How to Select Schools
Professional School: Finding the Right Fit
Applying to professional schools in the field of health is an arduous process, and one that requires tremendous thought and research. The time and financial commitment to an institution is substantial. Fully familiarize yourself with programs of interest. If you are pursuing a specialty, research schools recognized for those fields. Ultimately, your goal is to find the school that is the best mutual fit in furthering your education, and preparing you for a successful career in the field.
Apply to those schools having criteria for admission that fit your own credentials or qualifications. Criteria are published in Medical School Admission Requirements, Osteopathic Medical College Information, Official Guide to Dental Schools, and Veterinary Medical School Admission Requirements. In addition, research individual schools’ websites.
Know which state is your state of residency. Apply to your state school(s) and/or regional schools. Pay attention to private versus public institutions. If you are not a resident, unless you have outstanding qualifications in the way of GPA or admission test scores, or unique personal or family history, use extreme caution applying to state schools which accept fewer than 10% out-of-state residents.
Consider how much it will cost to apply; primary and secondary application fees, interview and travel costs (flights/hotels/food.) Unless you discover that a school gives regional interviews, do not apply to the school if you are unwilling or cannot afford to travel there for an interview; there is no financial aid for interviews.
Be very objective when evaluating your credentials; it is a certainty that admission committee members will be objective. Self-assess your standing before choosing where to apply. Consider your GPA, test scores, the rigor of your academic plan, and the overall dimensionality of your experience. The admissions committees will do the same.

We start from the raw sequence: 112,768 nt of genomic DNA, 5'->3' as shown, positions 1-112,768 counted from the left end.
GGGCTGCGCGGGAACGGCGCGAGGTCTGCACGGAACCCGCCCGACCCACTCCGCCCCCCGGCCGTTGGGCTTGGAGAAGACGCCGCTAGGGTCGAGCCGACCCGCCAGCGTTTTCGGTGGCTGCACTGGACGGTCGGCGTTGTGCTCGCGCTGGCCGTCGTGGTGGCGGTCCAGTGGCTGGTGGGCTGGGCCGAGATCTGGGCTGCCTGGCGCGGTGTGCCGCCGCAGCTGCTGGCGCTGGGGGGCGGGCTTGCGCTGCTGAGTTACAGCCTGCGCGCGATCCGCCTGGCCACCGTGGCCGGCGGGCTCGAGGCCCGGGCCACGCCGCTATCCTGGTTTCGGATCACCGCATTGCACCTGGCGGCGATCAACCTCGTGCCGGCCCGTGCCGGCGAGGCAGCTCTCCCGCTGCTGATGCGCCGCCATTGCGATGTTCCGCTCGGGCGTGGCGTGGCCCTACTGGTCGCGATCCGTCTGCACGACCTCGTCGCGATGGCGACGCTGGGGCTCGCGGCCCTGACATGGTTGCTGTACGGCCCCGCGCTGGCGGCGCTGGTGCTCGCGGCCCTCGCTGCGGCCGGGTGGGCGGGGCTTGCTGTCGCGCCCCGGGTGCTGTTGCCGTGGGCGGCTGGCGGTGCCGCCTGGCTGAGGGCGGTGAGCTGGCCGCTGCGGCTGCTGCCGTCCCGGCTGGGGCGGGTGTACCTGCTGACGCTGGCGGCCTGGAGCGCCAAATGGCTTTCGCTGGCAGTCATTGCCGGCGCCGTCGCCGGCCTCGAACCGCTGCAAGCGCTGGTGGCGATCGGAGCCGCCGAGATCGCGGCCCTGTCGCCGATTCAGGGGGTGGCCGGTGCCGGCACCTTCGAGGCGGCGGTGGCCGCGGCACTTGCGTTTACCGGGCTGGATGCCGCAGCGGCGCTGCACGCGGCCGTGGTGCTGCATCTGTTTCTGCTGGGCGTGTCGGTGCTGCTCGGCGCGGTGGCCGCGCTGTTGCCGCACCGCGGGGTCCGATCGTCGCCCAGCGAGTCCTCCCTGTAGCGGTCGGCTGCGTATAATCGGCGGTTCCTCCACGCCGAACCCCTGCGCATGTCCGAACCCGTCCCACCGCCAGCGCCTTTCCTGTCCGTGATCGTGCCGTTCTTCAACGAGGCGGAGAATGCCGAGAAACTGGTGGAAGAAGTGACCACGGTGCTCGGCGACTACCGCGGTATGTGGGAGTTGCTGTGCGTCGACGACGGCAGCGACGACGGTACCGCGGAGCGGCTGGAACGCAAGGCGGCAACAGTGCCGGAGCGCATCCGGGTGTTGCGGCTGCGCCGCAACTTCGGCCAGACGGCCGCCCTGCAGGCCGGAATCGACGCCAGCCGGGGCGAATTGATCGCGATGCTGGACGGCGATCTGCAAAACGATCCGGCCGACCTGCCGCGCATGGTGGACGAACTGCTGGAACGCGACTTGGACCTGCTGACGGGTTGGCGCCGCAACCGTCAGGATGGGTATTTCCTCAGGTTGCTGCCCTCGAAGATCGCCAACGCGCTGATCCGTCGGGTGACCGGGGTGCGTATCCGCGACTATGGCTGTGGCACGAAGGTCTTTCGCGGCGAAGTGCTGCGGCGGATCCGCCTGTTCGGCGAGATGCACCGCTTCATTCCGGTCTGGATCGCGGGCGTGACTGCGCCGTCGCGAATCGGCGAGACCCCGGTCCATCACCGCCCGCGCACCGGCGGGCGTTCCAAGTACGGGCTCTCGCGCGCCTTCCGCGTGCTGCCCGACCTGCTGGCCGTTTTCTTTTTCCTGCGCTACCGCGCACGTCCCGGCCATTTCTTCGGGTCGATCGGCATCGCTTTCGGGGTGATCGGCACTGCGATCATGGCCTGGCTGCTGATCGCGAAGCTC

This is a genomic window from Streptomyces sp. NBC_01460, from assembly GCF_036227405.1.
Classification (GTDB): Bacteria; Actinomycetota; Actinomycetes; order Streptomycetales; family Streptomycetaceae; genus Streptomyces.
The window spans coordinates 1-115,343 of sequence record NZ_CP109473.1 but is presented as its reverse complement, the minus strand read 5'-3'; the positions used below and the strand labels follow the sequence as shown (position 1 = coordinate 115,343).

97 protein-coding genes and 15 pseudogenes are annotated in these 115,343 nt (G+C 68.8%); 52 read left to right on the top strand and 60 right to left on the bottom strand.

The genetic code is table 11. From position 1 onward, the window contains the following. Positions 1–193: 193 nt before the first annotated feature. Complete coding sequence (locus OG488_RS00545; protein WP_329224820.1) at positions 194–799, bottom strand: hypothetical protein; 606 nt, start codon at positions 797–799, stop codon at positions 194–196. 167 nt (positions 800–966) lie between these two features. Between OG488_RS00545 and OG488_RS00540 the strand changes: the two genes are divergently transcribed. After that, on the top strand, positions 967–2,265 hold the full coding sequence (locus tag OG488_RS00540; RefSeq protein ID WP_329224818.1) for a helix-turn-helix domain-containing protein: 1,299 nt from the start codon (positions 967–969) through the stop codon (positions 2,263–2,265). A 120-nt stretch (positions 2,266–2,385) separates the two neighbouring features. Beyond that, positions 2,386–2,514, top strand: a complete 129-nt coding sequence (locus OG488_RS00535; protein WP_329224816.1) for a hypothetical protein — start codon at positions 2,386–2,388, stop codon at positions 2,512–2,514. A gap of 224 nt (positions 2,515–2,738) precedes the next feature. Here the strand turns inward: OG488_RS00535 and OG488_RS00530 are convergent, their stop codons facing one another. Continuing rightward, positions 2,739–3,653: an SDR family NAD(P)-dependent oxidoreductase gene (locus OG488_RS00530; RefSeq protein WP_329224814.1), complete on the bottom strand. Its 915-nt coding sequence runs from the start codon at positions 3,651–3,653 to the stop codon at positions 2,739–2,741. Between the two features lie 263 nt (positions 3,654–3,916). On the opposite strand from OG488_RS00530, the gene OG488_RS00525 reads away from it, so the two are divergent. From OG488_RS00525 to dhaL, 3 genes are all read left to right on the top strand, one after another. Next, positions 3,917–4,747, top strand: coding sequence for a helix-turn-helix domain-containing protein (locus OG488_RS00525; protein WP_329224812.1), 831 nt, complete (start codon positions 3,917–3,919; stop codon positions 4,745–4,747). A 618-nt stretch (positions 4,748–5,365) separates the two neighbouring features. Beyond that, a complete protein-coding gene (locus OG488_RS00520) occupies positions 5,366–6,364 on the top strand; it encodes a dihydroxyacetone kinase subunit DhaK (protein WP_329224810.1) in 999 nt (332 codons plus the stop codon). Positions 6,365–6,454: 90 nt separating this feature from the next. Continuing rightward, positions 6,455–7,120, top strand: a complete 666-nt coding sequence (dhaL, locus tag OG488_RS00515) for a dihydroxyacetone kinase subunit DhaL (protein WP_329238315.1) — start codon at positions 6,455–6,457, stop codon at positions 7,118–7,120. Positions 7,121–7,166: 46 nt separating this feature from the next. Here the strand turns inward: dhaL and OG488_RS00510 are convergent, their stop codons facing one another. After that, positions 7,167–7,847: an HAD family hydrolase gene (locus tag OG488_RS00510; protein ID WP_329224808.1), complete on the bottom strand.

Do not apply to so many schools that you cannot keep up with every detailed request. Secondary Essays and Supplemental Applications require additional essays and fees.
Do not apply to Canadian schools unless you or your parent(s) can claim Canadian citizenship, or you are truly exceptional.
If you are considering foreign schools, be aware that some will accept you almost immediately and expect a substantial fee to hold your place in the class. If you are applying to schools in the U.S. and beyond the border, you might delay your applications to foreign programs while you await feedback from U.S. schools to which you apply first.
Lastly, we recommend that you apply to carefully chosen schools that vary in competitiveness.
Select Schools That You Would Like to Attend
When researching schools to find the best mutual fit, some of the factors you might consider exploring are:
Organization of curriculum: Is the curriculum based on problem-based learning, block or non-block scheduling? Are there clinical courses? Some schools use a “systems” approach. Explore options!
Grading system: Do you have a preference for grades A-F or P/F, Honors system?
Clinical experience: What are the types and time of exposure to clinical work? What facilities are they associated with?
Research and/or independent study experiences: What are current studies/projects that are going on right now? Who is directing them and what are their interests and credentials?
Curriculum or evaluation: Are there other special features of evaluating performance? What types of electives and/or dual programs are available and encouraged? What is the held philosophy or perspective on medicine?
Student-faculty relationships: How is student morale? What is the typical size of the class and is there a diversity of cohorts?
Geographic location: Urban, suburban, rural? Does the school provide housing or help in finding it? How close are clinical facilities? What is the cost of living in that particular area?
Tuition, Fees and Living Expenses: This is widely varied based on public vs. private Examine closely the fees and weigh the cost of living or options for financial aid.
Support Services: Are there multicultural and academic support systems in place? Opportunities for mentorship? Other resources available to students?